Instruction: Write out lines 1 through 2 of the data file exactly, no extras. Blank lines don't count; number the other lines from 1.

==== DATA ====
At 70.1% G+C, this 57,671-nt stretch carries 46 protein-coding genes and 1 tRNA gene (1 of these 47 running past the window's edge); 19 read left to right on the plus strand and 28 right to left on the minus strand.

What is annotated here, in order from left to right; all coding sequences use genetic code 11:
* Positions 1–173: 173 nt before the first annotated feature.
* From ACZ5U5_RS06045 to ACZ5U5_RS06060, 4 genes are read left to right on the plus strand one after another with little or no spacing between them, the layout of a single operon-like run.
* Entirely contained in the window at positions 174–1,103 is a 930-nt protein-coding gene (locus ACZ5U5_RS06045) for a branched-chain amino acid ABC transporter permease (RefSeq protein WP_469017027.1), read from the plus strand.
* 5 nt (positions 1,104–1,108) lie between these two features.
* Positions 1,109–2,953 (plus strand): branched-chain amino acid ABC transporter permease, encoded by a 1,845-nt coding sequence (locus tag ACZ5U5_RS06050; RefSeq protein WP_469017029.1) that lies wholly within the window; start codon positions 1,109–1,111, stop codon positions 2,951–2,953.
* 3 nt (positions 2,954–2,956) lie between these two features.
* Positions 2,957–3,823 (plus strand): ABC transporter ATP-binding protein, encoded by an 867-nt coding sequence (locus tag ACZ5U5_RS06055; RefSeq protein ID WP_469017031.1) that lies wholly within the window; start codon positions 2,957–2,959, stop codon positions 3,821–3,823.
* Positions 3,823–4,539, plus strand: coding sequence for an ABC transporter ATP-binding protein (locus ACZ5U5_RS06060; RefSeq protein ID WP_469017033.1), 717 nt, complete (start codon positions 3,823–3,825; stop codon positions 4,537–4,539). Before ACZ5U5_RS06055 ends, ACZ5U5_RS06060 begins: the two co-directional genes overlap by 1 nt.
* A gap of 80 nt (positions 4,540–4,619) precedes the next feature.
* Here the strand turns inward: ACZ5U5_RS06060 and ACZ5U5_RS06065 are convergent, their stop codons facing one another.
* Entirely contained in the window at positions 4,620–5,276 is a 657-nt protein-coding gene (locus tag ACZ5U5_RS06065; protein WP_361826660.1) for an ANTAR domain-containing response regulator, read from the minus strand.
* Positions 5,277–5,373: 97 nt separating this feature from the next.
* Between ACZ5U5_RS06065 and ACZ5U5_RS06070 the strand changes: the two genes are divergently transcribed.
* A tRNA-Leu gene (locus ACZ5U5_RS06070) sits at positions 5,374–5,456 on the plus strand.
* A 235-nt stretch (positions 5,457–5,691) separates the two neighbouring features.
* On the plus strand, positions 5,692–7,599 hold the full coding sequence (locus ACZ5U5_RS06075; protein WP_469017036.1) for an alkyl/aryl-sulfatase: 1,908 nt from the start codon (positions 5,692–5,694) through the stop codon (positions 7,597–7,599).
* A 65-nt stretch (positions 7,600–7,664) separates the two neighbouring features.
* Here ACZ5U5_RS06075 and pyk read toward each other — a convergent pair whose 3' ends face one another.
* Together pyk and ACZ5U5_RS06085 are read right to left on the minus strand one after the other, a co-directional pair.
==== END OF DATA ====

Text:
At 70.1% G+C, this 57,671-nt stretch carries 46 protein-coding genes and 1 tRNA gene (1 of these 47 running past the window's edge); 19 read left to right on the plus strand and 28 right to left on the minus strand.

What is annotated here, in order from left to right; all coding sequences use genetic code 11: